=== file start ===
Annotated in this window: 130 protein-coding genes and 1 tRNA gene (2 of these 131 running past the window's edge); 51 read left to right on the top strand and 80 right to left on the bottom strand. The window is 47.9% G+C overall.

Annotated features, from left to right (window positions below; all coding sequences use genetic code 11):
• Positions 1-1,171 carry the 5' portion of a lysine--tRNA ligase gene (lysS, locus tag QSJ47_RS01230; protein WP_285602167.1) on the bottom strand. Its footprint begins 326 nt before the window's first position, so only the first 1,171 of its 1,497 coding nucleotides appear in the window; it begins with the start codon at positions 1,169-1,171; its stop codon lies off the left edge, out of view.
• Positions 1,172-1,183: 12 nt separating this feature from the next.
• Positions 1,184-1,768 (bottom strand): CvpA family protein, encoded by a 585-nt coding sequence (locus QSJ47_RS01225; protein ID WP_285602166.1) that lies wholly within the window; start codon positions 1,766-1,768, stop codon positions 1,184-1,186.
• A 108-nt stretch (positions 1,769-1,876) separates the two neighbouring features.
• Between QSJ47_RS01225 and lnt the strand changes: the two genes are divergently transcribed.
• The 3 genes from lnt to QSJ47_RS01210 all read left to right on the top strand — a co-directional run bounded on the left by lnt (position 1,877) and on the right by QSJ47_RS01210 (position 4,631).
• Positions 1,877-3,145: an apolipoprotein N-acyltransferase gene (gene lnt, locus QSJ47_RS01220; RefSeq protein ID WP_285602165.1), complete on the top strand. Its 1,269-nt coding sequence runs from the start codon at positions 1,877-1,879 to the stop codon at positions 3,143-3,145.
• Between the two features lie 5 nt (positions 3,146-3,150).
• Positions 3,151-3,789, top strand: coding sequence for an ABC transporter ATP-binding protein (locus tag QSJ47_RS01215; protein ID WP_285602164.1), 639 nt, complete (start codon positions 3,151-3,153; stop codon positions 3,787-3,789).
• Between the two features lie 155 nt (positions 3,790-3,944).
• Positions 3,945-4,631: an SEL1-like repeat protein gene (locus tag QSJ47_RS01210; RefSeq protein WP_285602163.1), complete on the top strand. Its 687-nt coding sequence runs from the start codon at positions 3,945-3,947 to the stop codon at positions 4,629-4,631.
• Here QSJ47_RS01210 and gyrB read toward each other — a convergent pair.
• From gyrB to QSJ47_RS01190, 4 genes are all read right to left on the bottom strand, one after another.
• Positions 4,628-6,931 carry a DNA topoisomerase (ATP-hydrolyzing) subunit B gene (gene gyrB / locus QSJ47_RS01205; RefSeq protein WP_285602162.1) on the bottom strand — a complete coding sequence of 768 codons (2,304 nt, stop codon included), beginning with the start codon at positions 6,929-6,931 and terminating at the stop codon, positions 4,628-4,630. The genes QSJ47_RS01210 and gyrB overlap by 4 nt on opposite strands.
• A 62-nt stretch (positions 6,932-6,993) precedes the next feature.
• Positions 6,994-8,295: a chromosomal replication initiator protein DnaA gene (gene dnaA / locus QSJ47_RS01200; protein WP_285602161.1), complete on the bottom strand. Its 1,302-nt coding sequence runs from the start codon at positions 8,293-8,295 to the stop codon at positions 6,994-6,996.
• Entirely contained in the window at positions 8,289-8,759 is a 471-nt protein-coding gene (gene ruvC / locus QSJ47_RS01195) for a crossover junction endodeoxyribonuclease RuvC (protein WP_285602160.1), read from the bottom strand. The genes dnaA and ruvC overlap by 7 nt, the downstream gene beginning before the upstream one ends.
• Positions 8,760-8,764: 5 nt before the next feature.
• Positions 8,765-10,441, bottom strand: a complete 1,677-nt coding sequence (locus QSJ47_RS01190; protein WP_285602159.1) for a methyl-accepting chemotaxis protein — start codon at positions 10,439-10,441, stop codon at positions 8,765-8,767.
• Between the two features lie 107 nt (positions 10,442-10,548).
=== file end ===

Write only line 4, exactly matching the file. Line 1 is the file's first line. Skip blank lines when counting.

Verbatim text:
• Positions 1,172-1,183: 12 nt separating this feature from the next.